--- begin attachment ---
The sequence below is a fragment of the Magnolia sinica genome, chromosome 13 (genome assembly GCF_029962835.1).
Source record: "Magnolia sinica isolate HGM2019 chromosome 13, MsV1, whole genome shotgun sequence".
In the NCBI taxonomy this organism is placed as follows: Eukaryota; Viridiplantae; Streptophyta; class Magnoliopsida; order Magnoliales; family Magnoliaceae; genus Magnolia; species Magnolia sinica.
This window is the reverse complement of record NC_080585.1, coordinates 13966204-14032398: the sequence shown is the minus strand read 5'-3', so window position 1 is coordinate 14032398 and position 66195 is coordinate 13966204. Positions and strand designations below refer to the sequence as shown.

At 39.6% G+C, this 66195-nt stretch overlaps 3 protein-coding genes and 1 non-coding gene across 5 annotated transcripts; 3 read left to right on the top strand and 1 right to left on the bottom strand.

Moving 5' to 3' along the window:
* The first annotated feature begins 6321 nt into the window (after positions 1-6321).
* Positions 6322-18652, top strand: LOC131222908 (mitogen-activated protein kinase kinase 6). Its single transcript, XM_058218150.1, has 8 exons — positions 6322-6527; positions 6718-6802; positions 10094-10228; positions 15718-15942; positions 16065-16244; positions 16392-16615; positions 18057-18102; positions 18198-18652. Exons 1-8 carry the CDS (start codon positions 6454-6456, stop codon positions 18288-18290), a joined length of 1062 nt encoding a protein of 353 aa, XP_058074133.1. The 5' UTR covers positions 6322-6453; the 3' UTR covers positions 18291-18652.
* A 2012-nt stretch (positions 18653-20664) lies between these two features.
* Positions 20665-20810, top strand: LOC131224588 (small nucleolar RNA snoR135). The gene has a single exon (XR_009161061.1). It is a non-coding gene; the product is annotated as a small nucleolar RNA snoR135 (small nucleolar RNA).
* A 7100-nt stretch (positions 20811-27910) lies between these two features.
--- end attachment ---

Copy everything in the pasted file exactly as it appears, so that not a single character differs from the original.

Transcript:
The sequence below is a fragment of the Magnolia sinica genome, chromosome 13 (genome assembly GCF_029962835.1).
Source record: "Magnolia sinica isolate HGM2019 chromosome 13, MsV1, whole genome shotgun sequence".
In the NCBI taxonomy this organism is placed as follows: Eukaryota; Viridiplantae; Streptophyta; class Magnoliopsida; order Magnoliales; family Magnoliaceae; genus Magnolia; species Magnolia sinica.
This window is the reverse complement of record NC_080585.1, coordinates 13966204-14032398: the sequence shown is the minus strand read 5'-3', so window position 1 is coordinate 14032398 and position 66195 is coordinate 13966204. Positions and strand designations below refer to the sequence as shown.

At 39.6% G+C, this 66195-nt stretch overlaps 3 protein-coding genes and 1 non-coding gene across 5 annotated transcripts; 3 read left to right on the top strand and 1 right to left on the bottom strand.

Moving 5' to 3' along the window:
* The first annotated feature begins 6321 nt into the window (after positions 1-6321).
* Positions 6322-18652, top strand: LOC131222908 (mitogen-activated protein kinase kinase 6). Its single transcript, XM_058218150.1, has 8 exons — positions 6322-6527; positions 6718-6802; positions 10094-10228; positions 15718-15942; positions 16065-16244; positions 16392-16615; positions 18057-18102; positions 18198-18652. Exons 1-8 carry the CDS (start codon positions 6454-6456, stop codon positions 18288-18290), a joined length of 1062 nt encoding a protein of 353 aa, XP_058074133.1. The 5' UTR covers positions 6322-6453; the 3' UTR covers positions 18291-18652.
* A 2012-nt stretch (positions 18653-20664) lies between these two features.
* Positions 20665-20810, top strand: LOC131224588 (small nucleolar RNA snoR135). The gene has a single exon (XR_009161061.1). It is a non-coding gene; the product is annotated as a small nucleolar RNA snoR135 (small nucleolar RNA).
* A 7100-nt stretch (positions 20811-27910) lies between these two features.